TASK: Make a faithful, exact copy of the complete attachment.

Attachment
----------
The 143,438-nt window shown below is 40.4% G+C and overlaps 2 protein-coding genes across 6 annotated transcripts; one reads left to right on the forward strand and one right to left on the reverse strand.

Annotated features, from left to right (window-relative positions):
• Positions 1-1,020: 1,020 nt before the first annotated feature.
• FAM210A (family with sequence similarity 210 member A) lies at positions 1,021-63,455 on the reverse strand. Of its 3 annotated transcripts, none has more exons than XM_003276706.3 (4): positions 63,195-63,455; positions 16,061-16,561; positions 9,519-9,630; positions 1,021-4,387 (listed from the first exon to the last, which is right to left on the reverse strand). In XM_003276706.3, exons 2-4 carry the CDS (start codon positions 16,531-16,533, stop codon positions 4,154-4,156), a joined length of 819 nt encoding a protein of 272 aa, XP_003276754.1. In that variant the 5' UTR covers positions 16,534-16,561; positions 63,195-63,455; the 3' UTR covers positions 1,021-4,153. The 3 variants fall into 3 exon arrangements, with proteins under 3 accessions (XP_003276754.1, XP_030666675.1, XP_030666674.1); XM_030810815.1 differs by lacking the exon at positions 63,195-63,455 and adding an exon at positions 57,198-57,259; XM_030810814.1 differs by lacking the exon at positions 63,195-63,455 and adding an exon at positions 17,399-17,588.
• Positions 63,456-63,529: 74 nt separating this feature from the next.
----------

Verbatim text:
The 143,438-nt window shown below is 40.4% G+C and overlaps 2 protein-coding genes across 6 annotated transcripts; one reads left to right on the forward strand and one right to left on the reverse strand.

Annotated features, from left to right (window-relative positions):
• Positions 1-1,020: 1,020 nt before the first annotated feature.
• FAM210A (family with sequence similarity 210 member A) lies at positions 1,021-63,455 on the reverse strand. Of its 3 annotated transcripts, none has more exons than XM_003276706.3 (4): positions 63,195-63,455; positions 16,061-16,561; positions 9,519-9,630; positions 1,021-4,387 (listed from the first exon to the last, which is right to left on the reverse strand). In XM_003276706.3, exons 2-4 carry the CDS (start codon positions 16,531-16,533, stop codon positions 4,154-4,156), a joined length of 819 nt encoding a protein of 272 aa, XP_003276754.1. In that variant the 5' UTR covers positions 16,534-16,561; positions 63,195-63,455; the 3' UTR covers positions 1,021-4,153. The 3 variants fall into 3 exon arrangements, with proteins under 3 accessions (XP_003276754.1, XP_030666675.1, XP_030666674.1); XM_030810815.1 differs by lacking the exon at positions 63,195-63,455 and adding an exon at positions 57,198-57,259; XM_030810814.1 differs by lacking the exon at positions 63,195-63,455 and adding an exon at positions 17,399-17,588.
• Positions 63,456-63,529: 74 nt separating this feature from the next.